Establishing abdominal height cut-offs and their association with conventional indices of obesity among Arab children and adolescents

Ann Saudi Med. 2010 May-Jun;30(3):209-14. doi: 10.4103/0256-4947.62835.


Background and objectives: Obesity, particularly childhood obesity is common in the Middle East, but no studies have examined the relationship of sagittal abdominal diameter (SAD) or abdominal height to conventional markers of obesity in this region. This is the first study to document the association of SAD with measures of obesity among Arab children and adolescents.

Methods: Nine hundred sixty-four Saudi children aged 5-17 years (365 prepubertal, including 146 boys and 219 girls; 249 pubertal, including 125 boys and 124 girls; and 350 postpubertal, including 198 boys and 152 girls) were included in this cross-sectional study.

Results: SAD was significantly correlated with indices of obesity regardless of gender, but was strongest among pubertal boys. The cut-off values were as follows: for prepubertal children, 14 cm (equivalent to 50th percentile among girls and 60th percentile among boys); for pubertal children, 15 cm for girls (30th percentile) and 16 cm for boys (50th percentile), and for postpubertal, 21.5 cm for girls (70th percentile) and 22 cm for boys (80th percentile).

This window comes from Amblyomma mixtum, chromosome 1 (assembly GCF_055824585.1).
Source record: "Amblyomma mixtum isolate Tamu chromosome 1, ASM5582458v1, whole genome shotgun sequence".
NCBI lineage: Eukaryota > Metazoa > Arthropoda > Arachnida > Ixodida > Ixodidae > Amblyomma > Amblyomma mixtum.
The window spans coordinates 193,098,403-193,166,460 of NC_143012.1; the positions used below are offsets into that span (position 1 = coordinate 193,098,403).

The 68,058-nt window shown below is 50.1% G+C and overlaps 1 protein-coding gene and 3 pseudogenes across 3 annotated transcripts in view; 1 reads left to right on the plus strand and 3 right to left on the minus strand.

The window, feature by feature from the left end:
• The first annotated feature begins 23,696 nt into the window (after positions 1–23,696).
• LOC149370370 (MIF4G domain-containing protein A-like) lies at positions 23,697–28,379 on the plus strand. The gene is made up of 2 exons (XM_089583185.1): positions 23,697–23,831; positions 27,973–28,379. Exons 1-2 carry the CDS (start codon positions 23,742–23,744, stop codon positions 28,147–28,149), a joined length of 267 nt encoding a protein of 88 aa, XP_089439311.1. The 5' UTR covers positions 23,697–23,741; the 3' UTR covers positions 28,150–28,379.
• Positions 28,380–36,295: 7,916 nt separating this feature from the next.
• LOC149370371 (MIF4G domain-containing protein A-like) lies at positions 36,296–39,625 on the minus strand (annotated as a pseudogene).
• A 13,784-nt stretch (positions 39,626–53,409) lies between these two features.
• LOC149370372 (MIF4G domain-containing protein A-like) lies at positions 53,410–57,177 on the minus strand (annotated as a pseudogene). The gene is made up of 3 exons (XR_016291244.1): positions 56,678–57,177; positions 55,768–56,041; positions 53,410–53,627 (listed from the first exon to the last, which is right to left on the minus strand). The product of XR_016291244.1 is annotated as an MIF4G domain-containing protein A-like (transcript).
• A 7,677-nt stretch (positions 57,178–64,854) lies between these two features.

Conclusion: SAD is a reliable indicator of visceral obesity among Arab children and adolescents in particular. Prospective studies should be done to determine whether such an association translates to a promising risk factor for hard endpoints such as diabetes mellitus and coronary heart disease.

Publication types

  • Research Support, Non-U.S. Gov't

MeSH terms

  • Abdomen / anatomy & histology*
  • Abdominal Fat*
  • Adiposity
  • Adolescent
  • Anthropometry
  • Biomarkers
  • Body Mass Index
  • Child
  • Child, Preschool
  • Cross-Sectional Studies
  • Female
  • Health Status Indicators
  • Humans
  • Male
  • Obesity, Abdominal / diagnosis*
  • Obesity, Abdominal / epidemiology
  • Predictive Value of Tests
  • Reference Values
  • Reproducibility of Results
  • Saudi Arabia / epidemiology
  • Statistics as Topic
  • Waist Circumference
  • Waist-Hip Ratio


  • Biomarkers